The Joplin Globe, Joplin, MO

May 5, 2012

Our View: Postal vision


The Joplin Globe

— Passage by the U.S. Senate of a bill designed to keep open rural post offices and spare mail processing centers likely could save the Springfield and Cape Girardeau processing centers from closure.

It could also keep post offices open in Avilla, Wentworth, Deerfield and Metz. For our Kansas readers, it provides post offices on the closure list in Crestline, Frontenac, Opolis and West Mineral with hope.

Both Missouri Sens. Claire McCaskill and Roy Blunt voted in favor of the legislation. Now it’s up to the House to take up the matter. And, that’s where the bill could be disabled because there are some who see the postal service as more of a burden than a service.

Reed Anfinson, president of the National Newspaper Association, in a column about postal reform, says a clear-eyed vision based on a full understanding of the needs of all whom the postal service serves is needed.

“Postal management today has an impossible task, expected to accomplish business goals without the cost-controlling tools businesses have and expected to achieve government ends without federal support,” Anfinson writes.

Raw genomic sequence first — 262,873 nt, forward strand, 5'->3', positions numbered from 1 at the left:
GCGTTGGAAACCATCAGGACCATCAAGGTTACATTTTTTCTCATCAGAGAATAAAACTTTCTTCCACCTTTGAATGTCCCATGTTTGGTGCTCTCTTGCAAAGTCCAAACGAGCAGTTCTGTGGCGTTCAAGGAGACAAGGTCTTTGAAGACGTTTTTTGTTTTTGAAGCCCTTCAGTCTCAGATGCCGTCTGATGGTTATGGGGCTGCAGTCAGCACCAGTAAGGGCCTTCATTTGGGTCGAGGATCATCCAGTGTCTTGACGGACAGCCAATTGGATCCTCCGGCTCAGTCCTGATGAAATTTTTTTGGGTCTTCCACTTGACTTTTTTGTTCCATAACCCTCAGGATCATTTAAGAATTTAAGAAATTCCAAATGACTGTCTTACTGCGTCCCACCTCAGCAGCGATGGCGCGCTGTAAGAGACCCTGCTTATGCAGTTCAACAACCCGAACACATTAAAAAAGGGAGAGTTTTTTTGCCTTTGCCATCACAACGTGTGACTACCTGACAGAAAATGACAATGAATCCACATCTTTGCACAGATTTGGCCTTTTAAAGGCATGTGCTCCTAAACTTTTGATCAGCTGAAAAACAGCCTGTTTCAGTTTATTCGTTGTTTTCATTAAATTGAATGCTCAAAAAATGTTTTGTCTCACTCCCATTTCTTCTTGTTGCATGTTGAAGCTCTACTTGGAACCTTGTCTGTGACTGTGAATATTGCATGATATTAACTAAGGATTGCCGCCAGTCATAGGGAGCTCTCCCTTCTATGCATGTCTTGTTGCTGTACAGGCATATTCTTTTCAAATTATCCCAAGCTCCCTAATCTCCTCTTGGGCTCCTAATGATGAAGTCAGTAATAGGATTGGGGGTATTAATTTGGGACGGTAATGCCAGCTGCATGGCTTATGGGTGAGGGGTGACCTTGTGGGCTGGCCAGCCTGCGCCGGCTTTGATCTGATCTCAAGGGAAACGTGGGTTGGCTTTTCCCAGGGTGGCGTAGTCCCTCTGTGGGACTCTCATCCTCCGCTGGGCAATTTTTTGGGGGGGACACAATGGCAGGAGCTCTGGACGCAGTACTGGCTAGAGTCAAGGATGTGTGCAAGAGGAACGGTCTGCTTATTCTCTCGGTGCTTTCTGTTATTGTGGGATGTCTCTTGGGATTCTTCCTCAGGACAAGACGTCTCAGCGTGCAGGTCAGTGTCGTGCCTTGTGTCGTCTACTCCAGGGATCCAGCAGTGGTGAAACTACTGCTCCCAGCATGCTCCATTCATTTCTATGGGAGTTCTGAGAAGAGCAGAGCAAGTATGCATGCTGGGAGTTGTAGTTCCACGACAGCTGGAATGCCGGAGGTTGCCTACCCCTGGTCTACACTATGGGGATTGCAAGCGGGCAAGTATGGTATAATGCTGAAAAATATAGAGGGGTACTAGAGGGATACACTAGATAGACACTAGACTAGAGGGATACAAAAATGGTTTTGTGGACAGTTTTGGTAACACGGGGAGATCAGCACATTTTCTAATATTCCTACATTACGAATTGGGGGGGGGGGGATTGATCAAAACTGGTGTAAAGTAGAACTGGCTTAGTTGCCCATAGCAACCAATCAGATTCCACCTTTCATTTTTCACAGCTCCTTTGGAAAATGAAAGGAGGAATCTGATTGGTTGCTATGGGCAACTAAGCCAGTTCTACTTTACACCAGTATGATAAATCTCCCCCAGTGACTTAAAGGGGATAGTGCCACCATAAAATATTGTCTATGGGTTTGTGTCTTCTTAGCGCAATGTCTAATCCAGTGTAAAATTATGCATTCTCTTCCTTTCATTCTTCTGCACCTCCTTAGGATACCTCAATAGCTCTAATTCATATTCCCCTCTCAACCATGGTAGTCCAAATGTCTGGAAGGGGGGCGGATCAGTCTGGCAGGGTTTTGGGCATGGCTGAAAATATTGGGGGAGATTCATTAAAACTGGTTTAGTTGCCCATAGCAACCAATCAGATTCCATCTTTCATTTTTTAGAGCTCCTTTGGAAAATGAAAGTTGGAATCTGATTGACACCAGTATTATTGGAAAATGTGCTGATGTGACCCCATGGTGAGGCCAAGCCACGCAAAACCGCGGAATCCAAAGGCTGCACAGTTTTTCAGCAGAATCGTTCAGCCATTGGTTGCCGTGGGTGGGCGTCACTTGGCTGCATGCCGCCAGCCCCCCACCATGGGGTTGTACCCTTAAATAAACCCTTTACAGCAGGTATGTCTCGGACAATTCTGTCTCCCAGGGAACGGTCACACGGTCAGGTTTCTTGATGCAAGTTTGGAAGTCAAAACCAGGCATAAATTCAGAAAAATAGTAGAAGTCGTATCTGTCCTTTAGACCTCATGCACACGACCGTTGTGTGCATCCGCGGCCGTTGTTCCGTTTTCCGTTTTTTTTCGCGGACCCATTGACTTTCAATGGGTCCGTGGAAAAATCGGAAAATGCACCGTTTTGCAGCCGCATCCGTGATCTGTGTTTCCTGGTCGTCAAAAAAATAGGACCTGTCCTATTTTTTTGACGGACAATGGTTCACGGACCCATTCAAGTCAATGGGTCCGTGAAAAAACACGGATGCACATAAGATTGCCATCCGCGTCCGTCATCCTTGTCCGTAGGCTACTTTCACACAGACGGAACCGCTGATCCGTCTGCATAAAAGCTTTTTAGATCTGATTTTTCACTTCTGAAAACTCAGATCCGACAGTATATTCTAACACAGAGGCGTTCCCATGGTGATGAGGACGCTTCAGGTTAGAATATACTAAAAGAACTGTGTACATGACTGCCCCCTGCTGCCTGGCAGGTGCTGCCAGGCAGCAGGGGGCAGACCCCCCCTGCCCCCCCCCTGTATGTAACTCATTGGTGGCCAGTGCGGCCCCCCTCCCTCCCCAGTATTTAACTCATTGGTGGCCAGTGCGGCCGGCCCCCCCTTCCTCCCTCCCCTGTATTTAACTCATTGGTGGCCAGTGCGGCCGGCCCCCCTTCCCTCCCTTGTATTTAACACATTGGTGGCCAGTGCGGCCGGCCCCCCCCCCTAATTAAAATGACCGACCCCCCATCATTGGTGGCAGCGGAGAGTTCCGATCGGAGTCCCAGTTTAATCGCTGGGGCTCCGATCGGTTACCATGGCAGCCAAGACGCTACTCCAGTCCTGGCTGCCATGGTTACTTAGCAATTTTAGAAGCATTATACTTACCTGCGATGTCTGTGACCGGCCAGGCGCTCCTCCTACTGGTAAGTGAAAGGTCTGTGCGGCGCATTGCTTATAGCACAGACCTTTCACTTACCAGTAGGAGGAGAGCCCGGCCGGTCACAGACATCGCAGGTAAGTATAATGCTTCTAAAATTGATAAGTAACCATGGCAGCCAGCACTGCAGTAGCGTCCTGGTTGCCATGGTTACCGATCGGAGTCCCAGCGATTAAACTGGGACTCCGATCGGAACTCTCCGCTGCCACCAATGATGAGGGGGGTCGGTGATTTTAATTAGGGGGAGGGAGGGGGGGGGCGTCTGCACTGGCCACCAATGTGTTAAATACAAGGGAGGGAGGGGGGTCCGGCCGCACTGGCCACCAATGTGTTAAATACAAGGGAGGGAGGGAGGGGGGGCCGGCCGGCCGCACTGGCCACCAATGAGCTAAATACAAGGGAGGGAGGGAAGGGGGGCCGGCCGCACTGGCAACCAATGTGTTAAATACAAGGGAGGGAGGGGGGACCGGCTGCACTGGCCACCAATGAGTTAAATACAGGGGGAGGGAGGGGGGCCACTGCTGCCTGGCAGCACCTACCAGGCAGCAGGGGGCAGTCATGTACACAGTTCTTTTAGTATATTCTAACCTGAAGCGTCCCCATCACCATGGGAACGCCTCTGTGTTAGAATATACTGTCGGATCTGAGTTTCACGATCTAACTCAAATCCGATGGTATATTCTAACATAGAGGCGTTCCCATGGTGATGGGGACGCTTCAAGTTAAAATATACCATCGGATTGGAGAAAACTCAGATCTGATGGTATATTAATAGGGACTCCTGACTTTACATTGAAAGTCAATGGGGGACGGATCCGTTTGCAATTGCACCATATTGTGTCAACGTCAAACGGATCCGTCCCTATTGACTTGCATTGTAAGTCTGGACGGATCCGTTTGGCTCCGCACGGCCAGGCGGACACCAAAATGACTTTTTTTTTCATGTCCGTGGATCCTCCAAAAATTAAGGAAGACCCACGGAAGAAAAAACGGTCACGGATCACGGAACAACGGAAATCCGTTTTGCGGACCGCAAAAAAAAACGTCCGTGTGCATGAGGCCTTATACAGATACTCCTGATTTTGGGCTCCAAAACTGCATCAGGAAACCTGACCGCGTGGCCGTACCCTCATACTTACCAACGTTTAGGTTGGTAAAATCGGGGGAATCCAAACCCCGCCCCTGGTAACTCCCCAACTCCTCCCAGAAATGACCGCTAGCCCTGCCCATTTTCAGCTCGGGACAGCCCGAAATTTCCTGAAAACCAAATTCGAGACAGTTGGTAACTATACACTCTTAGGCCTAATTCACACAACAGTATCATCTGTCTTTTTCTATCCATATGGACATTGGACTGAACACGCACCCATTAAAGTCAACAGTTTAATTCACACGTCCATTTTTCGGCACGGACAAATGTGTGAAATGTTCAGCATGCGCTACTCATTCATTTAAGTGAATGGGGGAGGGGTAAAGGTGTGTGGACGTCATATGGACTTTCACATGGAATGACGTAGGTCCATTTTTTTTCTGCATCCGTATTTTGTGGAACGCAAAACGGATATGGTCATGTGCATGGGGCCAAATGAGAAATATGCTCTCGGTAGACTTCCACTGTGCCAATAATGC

“Congress owns this confusion. Only Congress can fix it, and it will continue to need to fine-tune its solutions as communications cultures change. No bill passed today will avoid the need for legislation in the future,” he writes.

Missouri’s McCaskill and Blunt have shown they understand what’s at stake.

“As the U.S. Postal Service continues to face serious fiscal problems, we need to consider all possible options before closing post offices and processing centers,” Blunt said. “Rural communities and small towns in Missouri and across the country rely heavily on the U.S. Postal Service every day and deserve to have their voices heard throughout the process.”

The Senate bill, however, will only provide short-term financial relief to the postal service by returning $11 billion in overpayments to federal pension funds. It would prohibit the postal service from closing post offices in the next year.

And, then what? Are we back in the same place we find ourselves now?

Anfinson has it right in his call for solutions that provide a vision of the needs of all the postal customers — not just the senders.

Closing small post offices and shutting down Saturday delivery may seem like a solution to some who would like to derail the Senate bill.

We view it as shortsighted.

We agree with Anfinson in his call for forming a vision of the postal service in the future.